In his last weeks in office, President Obama has extended his legacy to include national monuments in keeping with presidential traditions going back over a century. Two large tracts of land with more than 1.6 million acres in Nevada and Utah will now be preserved for future generations.

“Today, I am designating two new national monuments in the desert landscapes of southeastern Utah and southern Nevada to protect some of our country’s most important cultural treasures,” the president said in a statement, “including abundant rock art, archeological sites, and lands considered sacred by Native American tribes. Today’s actions will help protect this cultural legacy and will ensure that future generations are able to enjoy and appreciate these scenic and historic landscapes.”

Furthermore, the President has established a Bears Ears Commission, “to ensure that tribal expertise and traditional knowledge help inform the management of the Bears Ears National Monument and help us to best care for its remarkable national treasures.”

The power of national monument creation is an executive branch authority designated by the Antiquities Act of 1906. The act gives the President of the United States the authority to create national monuments by presidential proclamation from public lands, and is frequently used to protect significant natural, cultural, or scientific features.

It was signed into law by President Theodore Roosevelt, who used the act to declare Devils Tower in Wyoming as the first national monument.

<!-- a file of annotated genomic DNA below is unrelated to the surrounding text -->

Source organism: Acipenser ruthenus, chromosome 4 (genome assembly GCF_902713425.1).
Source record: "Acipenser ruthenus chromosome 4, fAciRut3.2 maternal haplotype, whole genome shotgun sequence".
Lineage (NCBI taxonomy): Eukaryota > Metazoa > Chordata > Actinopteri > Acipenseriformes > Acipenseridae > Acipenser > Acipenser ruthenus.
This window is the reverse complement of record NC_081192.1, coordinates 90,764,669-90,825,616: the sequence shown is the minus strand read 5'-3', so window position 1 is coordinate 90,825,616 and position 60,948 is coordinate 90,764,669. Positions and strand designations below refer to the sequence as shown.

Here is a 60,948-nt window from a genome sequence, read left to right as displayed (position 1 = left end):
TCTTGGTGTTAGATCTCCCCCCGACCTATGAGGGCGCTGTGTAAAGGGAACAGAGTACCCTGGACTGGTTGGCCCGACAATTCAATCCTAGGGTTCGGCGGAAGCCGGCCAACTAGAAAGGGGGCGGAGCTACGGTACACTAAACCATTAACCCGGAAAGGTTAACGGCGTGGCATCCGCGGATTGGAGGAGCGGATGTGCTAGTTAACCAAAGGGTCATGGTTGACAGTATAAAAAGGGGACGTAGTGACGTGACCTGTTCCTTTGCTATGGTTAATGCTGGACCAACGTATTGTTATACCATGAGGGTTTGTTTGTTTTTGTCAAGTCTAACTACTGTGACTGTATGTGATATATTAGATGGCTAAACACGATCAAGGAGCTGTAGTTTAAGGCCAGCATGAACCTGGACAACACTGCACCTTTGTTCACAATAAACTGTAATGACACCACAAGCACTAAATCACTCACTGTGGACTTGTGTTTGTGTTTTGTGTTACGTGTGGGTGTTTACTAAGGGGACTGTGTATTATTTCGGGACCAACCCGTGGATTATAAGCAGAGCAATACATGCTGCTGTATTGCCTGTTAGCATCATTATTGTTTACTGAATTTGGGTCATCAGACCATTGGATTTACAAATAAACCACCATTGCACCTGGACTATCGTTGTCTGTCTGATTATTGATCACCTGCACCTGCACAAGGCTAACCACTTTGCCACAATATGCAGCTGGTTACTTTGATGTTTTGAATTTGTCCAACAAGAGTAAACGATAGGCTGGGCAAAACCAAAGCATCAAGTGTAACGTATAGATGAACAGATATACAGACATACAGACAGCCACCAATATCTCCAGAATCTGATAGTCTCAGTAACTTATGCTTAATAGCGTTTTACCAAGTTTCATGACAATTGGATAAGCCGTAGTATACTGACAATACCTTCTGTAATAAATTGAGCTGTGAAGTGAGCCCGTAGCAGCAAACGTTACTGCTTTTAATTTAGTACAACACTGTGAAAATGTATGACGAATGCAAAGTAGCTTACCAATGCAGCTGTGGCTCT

Bears Ears has been in the works for the better part of a decade. According to National Geographic, the site is extremely dense with archaeological sites and treasures, and has been under threat of looting for some time. National Geographic explained that, according to Josh Ewing, executive director of the group Friends of Cedar Mesa, the cultural density is so high that you “could combine all of the archaeological sites found in all Mighty 5 national parks in Utah, and there’d still be more in Bears Ears.”

Equally rich in cultural treasures, Gold Butte has been the site of illegal digging and has been more or less unprotected since the Bundy standoff a couple of years ago. It has at least one endangered species in need of protection.

Both parks still require congressional approval, as well as confirmation by the President-Elect. But no previous president has ever tried to terminate a national monument, according to National Geographic, and while Congress could attempt to reduce the size of or funding for either monument, “representatives might be reluctant to be seen as undoing protections for majestic landscapes.”